Not a great deal to be seen on a mostly miserable day.
Corona Virus Update
The usual second-year Iceland Gull and a first-winter Caspian Gull were among large numbers of gulls feeding at the Patch and the Grey Wagtail was inside the Power Station again. A couple of seawatches produced over 2000 auks moving west. A Woodcock flew inland past the Observatory this afternoon.
A Porpoise was feeding offshore.
Also received a nice ringing recovery from the BTO today. A Lesser Redpoll ringed at the Observatory on 2nd November 2018 was captured by another ringer (controlled) at Omdal, Sokndal, Rogaland, Norway on 11th September 2020.
A nice day for a change. An early-morning seawatch produced 278 Red-throated Divers, 98 Gannets and four Mediterranean Gulls passing west and a visit to the Patch found the second-year Iceland Gull still present along with a first-winter Caspian Gull and two Mediterranean Gulls. The superb male Black Redstart and the Grey Wagtail were feeding around the Sewage Treatment unit were showing again. Firecrests were seen in the Observatory Garden and along with a Chiffchaff in the trapping area. A Buzzard was hunting over the area.
|Iceland Gull Larus glaucoides Dungeness 17th January 2021|
A Common Seal was also feeding at the Patch.
After two days of miserable weather it was a bit better today and allowed for some coverage. An early morning seawatch did not produce a great deal in the way of movement there was a large feeding flock offshore which included three Mediterranean Gulls and three Caspian Gulls. Three Firecrests were of note on the land.
A Grey Seal was also seen.
A really miserable day of almost constant light rain and fog meant for little coverage but plenty of paperwork. A brief, slightly clearer spell of weather in late afternoon allowed a quick check of the Patch where the second-year Iceland Gull was still present and the smart male Black Redstart and Grey Wagtail were feeding around the sewage treatment unit again.
A Common Seal and a Grey Seal were feeding offshore.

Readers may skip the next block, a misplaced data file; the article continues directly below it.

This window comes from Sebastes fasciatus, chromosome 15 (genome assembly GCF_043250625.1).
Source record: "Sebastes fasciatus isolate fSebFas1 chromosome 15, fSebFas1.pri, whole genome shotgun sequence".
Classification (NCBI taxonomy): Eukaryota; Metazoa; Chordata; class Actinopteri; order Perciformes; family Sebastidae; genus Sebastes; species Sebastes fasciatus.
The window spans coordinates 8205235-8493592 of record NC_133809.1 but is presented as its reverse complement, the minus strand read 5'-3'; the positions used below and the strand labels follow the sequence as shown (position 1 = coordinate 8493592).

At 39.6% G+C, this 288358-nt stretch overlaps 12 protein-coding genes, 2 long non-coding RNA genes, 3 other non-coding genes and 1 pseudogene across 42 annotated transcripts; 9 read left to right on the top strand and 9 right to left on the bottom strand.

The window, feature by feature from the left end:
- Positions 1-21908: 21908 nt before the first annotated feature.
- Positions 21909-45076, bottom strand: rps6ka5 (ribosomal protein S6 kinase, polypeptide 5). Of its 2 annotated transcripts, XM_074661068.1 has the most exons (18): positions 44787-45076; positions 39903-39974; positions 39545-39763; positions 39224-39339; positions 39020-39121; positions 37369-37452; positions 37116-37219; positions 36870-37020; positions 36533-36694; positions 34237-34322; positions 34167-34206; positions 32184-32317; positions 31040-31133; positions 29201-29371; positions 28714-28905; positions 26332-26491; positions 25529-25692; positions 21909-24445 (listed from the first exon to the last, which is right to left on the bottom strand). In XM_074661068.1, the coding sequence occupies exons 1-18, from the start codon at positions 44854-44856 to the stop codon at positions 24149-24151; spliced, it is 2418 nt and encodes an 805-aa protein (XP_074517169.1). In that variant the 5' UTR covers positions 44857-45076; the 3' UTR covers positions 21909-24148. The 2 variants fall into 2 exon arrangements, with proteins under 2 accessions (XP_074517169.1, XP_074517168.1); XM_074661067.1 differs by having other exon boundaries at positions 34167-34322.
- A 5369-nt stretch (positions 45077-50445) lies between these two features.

A couple of hours seawatching this morning produced 14 Teal, four Velvet Scoters, 50 Kittiwakes, a Mediterranean Gull and 1500 auks species. A quick throw of some bread attracted just a handful of gulls but they did include a fourth-winter Caspian Gull and the regular Polish colour-ringed Black-headed Gull. In addition a first-winter gull came in which may have been a hybrid Caspian x Herring Gull rather than a pure Caspian Gull.
|Caspian Gull Larus cachinnans fourth-winter Dungeness 11th January 2021|
|Black-headed Gull Chroicocephalus ridibundus adult Dungeness 11th January 2021|
A frequently recorded Polish colour-ringed bird.
Thick, freezing fog through the morning limited observations to two Firecrests as I walked out to replenish the feeders. A check of the Patch when the fog finally cleared this afternoon showed the second-year Iceland Gull still present along with two Caspian Gulls and five Mediterranean Gulls. The Grey Wagtail was also feeding at the Sewage Treatment Unit again.
A Grey Seal was also seen.
A miserable day of strong north-easterly winds and frequent wintry rain. The Patch and seawatching were the only sensible options. The former was much quieter than of late with just an adult Caspian Gull and a first-winter Yellow-legged Gull of interest. Three hours of seawatching produced four Fulmars, 48 Mediterranean Gulls, a first-winter Caspian Gull and four Great Skuas of note.
A Common Seal was feeding offshore.
A Jack Snipe and singles of Chiffchaff and Firecrest were seen on the land. There was very little movement offshore although two Black-throated Divers were noteworthy.
The Patch continues to be productive with three Iceland Gulls, five Caspian Gulls, three Yellow-legged Gulls and 15 Mediterranean Gulls seen.
Elsewhere, two Whooper Swans and the Black-throated Diver, Glossy Ibis and Dusky Warbler continue to be seen at the ARC Pit. A Scaup and a Long-tailed Duck were still at Scotney and a large flock of White-fronted Geese toured the area.
The year started in much the same way as recent days with the Patch providing most of the interest. Three Iceland Gulls and eight Caspian Gulls were the highlights along with 25 Mediterranean Gulls and two Yellow-legged Gulls. Small numbers of Red-throated Divers, Razorbills and Guillemots were also feeding offshore.
A check of the trapping area produced two Chiffchaffs and a Firecrest and a Raven flew over. A Grey Wagtail was seen inside the power station perimeter again.
|Iceland Gull Larus glaucoides third-year Dungeness 1st January 2021|
This bird spent a short time at the Point before it was inevitably flushed by a loose dog.
A Common Seal was hauled out on the beach this morning.
Elsewhere, for the new year listers the now regular Black-throated Diver, Glossy Ibis and Dusky Warbler were still present at ARC Pit. Two Whooper Swans and a large flock of White-fronted Geese were in the area and two Scaup and a Long-tailed Duck were seen at Scotney.